Are You in It for The Development of Your Sales Team?July 30, 2020 | Posted by Jeff Seeley in Leadership Development, Relationship Building
It’s a good question to ask yourself. We emphasize this frequently in our blogs because it’s important— the main role of sales leaders is to develop their sales team. As sales leaders and/or managers of sales teams, it is our primary responsibility to help our people succeed. We are inherent “people people.” It’s part of our personality. It’s in our DNA. And, so, it makes sense that our career path has placed us in a role in which the main job requirement is to help other people.
But this is not to say that we don’t sometimes go astray. We can lose sight of what we were placed in our role to do. Maybe we’ve let the development of our people fall by the wayside because we’re not in the same physical location as them anymore. Or perhaps we’ve been pulled into another area of our organization as layoffs and furloughs stretched resources. Or it could even be because we’re struggling to delineate our personal lives from our work lives, and so all our time is spent focusing on how we can find better balance for ourselves.
As people who are hyper-focused on helping others, the challenges discussed above may lead to internal conflict for some of us. We want to get back to focusing on the development of our team, but our job is pulling us in other directions. What can we do to get back to the “people development” aspect of our jobs and make sure we are helping our team members succeed even if we’re stretched thin? Here is something to think about:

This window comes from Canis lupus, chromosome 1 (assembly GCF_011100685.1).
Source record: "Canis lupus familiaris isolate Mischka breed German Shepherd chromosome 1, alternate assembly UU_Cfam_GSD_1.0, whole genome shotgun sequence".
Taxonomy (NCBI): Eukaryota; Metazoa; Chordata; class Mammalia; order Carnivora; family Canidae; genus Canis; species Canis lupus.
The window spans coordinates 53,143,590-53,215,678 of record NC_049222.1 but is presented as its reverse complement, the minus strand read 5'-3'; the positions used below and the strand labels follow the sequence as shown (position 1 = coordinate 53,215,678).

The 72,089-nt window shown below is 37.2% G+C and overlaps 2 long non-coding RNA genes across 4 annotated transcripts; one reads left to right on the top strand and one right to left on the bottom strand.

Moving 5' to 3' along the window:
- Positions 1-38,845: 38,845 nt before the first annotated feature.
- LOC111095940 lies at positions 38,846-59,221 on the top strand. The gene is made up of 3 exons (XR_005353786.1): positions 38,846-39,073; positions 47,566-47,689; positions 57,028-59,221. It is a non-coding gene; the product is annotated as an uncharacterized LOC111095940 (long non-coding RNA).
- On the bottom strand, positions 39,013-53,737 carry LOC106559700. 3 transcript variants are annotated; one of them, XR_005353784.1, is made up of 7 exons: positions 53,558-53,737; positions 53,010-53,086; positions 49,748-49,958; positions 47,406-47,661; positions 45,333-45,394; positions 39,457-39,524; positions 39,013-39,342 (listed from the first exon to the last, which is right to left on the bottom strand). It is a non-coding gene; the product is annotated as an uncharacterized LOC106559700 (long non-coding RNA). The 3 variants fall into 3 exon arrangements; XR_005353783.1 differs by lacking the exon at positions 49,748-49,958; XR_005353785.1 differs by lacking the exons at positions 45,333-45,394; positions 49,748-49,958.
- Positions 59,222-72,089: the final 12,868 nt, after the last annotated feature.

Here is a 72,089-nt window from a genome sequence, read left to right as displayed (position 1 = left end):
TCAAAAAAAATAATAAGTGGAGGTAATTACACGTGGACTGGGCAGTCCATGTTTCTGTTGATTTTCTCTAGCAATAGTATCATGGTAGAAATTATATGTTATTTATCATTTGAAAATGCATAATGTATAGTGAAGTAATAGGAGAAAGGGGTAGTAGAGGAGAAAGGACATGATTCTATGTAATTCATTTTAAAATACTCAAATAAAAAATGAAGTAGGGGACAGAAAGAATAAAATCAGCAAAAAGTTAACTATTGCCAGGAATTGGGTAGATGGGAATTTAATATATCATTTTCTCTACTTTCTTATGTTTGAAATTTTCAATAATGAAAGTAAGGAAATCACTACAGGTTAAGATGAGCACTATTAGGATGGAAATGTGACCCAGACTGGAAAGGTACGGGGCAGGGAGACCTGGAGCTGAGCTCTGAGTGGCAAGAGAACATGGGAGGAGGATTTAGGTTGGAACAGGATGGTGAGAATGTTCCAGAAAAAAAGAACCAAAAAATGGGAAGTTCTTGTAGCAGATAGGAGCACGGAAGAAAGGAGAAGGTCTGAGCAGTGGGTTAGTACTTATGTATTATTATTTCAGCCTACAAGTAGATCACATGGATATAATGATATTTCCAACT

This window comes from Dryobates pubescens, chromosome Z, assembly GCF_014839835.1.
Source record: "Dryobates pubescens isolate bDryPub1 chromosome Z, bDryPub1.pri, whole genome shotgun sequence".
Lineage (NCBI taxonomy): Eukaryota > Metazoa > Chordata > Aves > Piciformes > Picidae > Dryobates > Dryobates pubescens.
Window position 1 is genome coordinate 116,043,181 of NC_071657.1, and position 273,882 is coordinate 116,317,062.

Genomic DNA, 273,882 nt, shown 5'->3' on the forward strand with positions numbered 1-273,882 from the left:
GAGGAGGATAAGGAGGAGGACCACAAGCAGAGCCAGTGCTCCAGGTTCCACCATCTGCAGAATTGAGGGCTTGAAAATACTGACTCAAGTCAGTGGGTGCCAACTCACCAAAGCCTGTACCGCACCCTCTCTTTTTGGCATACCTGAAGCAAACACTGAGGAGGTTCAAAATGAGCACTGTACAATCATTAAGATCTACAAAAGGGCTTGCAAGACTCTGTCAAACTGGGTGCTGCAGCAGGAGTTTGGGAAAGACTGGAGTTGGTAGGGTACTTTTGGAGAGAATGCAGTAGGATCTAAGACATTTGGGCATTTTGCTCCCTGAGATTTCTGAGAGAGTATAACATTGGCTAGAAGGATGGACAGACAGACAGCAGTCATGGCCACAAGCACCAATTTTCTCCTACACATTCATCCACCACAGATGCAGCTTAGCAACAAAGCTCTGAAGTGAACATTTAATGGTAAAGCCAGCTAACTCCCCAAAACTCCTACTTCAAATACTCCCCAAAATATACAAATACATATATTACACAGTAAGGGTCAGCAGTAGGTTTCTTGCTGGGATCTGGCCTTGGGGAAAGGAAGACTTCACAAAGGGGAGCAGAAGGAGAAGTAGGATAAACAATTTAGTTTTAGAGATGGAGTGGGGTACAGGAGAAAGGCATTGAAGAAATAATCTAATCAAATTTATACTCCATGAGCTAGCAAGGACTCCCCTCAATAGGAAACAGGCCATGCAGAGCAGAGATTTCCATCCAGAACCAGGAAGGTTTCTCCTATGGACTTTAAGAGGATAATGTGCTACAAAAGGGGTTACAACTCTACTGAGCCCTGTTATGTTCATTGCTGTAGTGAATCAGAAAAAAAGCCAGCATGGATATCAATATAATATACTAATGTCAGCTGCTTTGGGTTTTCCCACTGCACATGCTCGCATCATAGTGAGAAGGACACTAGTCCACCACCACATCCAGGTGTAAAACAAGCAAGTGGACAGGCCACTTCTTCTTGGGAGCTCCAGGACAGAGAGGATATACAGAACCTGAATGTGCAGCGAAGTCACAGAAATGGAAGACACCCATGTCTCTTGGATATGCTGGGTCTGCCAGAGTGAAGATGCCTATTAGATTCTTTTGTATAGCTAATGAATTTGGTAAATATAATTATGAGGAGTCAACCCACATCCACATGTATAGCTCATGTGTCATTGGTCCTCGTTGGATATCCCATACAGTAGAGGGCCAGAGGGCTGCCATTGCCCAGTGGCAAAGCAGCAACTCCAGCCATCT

Create Digital, Informal Feedback Loops to Develop Your Sales Team
As a sales leader, your people have always looked to you for direction, but they especially look to you for direction today. You, of course, trained your people in product knowledge and sales methodology when you first hired them. This gave them a solid foundation to start selling from and set them up for success. But you also know the learning goes far beyond onboarding because the training and development of your people is a process that never stops.
We often rely upon the informal conversations that happen around the office to contribute to our team’s learning and development. In passing, team members can easily share their successes, failures, and tips with their peers. “I just got off a call, and I found a great way to handle this particular objection,” or “I just got off a call that didn’t go too well, but here’s what I learned…” Encouraging your team to learn from each other by frequently sharing experiences prevents them from working in silos, establishes collaboration, and is a great way to help each of your people grow. But with your team working remotely, these conversations can’t happen like they used to. So, what can you do to establish this feedback loop even with a remote sales team?
One great way to establish an informal feedback loop is to use video! We are all likely using some sort of video tool at work these days, and so we can encourage our sales reps to use video to capture and share their learnings from their sales conversations. Have your team members record a quick video of themselves describing a recent call success, failure or best practice and share it with their peers via your company’s SharePoint site, email, or whatever digital collaboration tool your team uses. Just like in-person conversations, these videos can be very informal. For example, “I got off a call this morning, and here’s what I learned that was unexpected, what worked well, what didn’t work, etc.” The best learning happens through informal moments of connection, and we need to ensure our sales team is communicating, sharing, and collaborating in real-time on a day-to-day basis if we are going to help them succeed in the sales field.
You can’t be the best leader for your team if you aren’t truly in it to help your people. And you can’t fully help your people unless you are creating an environment of collaboration and continued learning for them. Recreating valuable, in-person conversations using video is an effective way to establish an informal feedback loop in the new remote work world, and it’s a simple action step that will help you focus on the development of your people.
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